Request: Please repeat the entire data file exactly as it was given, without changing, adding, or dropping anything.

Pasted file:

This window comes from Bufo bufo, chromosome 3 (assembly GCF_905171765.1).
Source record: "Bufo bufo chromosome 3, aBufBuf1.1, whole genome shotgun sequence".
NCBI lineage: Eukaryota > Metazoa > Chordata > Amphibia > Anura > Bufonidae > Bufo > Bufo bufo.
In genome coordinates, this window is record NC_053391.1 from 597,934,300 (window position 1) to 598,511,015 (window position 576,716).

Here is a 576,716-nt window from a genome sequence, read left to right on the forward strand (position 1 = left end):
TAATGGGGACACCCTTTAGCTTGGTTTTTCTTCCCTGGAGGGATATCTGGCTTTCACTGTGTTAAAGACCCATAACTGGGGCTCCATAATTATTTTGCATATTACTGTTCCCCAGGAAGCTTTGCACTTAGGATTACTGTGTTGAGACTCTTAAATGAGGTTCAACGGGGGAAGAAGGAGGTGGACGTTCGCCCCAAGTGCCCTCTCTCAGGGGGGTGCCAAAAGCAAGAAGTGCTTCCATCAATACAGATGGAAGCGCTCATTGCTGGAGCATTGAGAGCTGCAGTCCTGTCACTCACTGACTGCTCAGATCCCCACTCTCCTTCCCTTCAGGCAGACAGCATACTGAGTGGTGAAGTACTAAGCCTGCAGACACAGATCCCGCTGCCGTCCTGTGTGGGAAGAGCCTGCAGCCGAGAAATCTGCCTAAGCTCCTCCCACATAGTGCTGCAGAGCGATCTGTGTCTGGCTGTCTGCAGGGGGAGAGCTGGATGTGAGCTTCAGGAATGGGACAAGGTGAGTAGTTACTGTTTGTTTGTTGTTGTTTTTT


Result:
This window comes from Bufo bufo, chromosome 3 (assembly GCF_905171765.1).
Source record: "Bufo bufo chromosome 3, aBufBuf1.1, whole genome shotgun sequence".
NCBI lineage: Eukaryota > Metazoa > Chordata > Amphibia > Anura > Bufonidae > Bufo > Bufo bufo.
In genome coordinates, this window is record NC_053391.1 from 597,934,300 (window position 1) to 598,511,015 (window position 576,716).

Here is a 576,716-nt window from a genome sequence, read left to right on the forward strand (position 1 = left end):
TAATGGGGACACCCTTTAGCTTGGTTTTTCTTCCCTGGAGGGATATCTGGCTTTCACTGTGTTAAAGACCCATAACTGGGGCTCCATAATTATTTTGCATATTACTGTTCCCCAGGAAGCTTTGCACTTAGGATTACTGTGTTGAGACTCTTAAATGAGGTTCAACGGGGGAAGAAGGAGGTGGACGTTCGCCCCAAGTGCCCTCTCTCAGGGGGGTGCCAAAAGCAAGAAGTGCTTCCATCAATACAGATGGAAGCGCTCATTGCTGGAGCATTGAGAGCTGCAGTCCTGTCACTCACTGACTGCTCAGATCCCCACTCTCCTTCCCTTCAGGCAGACAGCATACTGAGTGGTGAAGTACTAAGCCTGCAGACACAGATCCCGCTGCCGTCCTGTGTGGGAAGAGCCTGCAGCCGAGAAATCTGCCTAAGCTCCTCCCACATAGTGCTGCAGAGCGATCTGTGTCTGGCTGTCTGCAGGGGGAGAGCTGGATGTGAGCTTCAGGAATGGGACAAGGTGAGTAGTTACTGTTTGTTTGTTGTTGTTTTTT